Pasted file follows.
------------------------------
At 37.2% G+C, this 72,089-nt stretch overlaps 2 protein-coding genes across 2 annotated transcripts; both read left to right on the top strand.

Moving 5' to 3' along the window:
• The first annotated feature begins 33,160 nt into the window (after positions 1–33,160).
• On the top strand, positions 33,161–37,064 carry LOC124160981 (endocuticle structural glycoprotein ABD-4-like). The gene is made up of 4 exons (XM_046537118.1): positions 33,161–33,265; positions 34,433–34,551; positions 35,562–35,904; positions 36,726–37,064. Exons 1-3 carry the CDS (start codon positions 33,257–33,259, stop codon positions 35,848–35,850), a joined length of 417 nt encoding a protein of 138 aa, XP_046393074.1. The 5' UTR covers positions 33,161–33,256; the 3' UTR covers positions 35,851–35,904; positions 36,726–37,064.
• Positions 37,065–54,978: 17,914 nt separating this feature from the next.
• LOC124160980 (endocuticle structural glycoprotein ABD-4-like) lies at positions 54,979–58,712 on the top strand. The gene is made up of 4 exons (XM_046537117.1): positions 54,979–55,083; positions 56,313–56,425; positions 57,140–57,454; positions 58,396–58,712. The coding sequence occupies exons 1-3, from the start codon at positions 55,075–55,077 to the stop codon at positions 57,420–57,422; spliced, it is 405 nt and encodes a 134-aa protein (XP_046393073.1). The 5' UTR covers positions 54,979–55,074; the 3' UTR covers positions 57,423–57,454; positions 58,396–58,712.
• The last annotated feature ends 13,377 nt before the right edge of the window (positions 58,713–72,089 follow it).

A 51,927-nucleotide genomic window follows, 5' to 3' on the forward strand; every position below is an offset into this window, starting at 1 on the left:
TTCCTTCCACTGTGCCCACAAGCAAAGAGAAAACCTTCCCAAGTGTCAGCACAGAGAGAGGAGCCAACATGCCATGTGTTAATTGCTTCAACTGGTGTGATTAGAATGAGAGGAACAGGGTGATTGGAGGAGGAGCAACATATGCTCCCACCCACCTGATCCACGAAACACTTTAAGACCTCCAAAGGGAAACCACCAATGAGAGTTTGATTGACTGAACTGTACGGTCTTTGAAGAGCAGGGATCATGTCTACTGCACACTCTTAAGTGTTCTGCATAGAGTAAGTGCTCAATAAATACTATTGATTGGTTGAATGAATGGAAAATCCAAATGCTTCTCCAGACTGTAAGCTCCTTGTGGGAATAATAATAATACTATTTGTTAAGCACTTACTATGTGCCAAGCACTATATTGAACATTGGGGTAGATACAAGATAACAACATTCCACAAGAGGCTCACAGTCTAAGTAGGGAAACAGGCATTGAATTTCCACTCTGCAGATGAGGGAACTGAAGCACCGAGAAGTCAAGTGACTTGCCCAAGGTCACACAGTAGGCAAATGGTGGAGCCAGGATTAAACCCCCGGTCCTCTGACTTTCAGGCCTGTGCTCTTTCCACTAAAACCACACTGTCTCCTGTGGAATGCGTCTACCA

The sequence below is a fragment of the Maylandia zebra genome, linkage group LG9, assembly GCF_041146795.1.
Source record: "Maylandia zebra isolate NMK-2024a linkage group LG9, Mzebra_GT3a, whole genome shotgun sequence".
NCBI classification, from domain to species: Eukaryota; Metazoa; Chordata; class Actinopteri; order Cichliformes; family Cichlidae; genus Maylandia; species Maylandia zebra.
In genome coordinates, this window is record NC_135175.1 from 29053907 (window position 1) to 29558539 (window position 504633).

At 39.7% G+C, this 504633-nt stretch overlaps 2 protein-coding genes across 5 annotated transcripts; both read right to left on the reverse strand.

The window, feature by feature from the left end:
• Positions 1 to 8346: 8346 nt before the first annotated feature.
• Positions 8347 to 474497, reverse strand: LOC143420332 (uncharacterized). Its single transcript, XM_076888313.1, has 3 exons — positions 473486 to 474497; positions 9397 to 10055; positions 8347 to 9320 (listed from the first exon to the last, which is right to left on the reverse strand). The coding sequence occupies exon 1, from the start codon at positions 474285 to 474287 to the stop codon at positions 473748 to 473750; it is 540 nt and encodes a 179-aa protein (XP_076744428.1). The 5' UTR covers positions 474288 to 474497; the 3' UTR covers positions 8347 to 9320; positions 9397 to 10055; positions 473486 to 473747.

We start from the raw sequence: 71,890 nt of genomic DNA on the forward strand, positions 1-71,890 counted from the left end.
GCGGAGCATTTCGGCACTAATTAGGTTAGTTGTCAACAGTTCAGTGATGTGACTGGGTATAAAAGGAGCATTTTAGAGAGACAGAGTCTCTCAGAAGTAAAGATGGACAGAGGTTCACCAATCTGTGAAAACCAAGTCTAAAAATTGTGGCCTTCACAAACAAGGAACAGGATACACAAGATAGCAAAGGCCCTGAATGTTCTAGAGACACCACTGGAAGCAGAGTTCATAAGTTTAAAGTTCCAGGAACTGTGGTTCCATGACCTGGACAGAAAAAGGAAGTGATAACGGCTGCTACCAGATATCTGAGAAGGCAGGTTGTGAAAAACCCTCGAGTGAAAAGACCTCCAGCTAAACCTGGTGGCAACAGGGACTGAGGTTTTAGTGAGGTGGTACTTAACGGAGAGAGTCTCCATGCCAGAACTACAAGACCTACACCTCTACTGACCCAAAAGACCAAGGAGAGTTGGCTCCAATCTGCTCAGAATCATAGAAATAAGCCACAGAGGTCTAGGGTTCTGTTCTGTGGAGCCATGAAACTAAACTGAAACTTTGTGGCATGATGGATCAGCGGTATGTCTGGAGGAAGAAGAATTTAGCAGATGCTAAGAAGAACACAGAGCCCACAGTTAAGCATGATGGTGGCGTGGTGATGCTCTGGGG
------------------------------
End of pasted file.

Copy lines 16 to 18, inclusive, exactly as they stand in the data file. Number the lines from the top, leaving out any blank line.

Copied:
• Positions 1 to 8346: 8346 nt before the first annotated feature.
• Positions 8347 to 474497, reverse strand: LOC143420332 (uncharacterized). Its single transcript, XM_076888313.1, has 3 exons — positions 473486 to 474497; positions 9397 to 10055; positions 8347 to 9320 (listed from the first exon to the last, which is right to left on the reverse strand). The coding sequence occupies exon 1, from the start codon at positions 474285 to 474287 to the stop codon at positions 473748 to 473750; it is 540 nt and encodes a 179-aa protein (XP_076744428.1). The 5' UTR covers positions 474288 to 474497; the 3' UTR covers positions 8347 to 9320; positions 9397 to 10055; positions 473486 to 473747.

We start from the raw sequence: 71,890 nt of genomic DNA on the forward strand, positions 1-71,890 counted from the left end.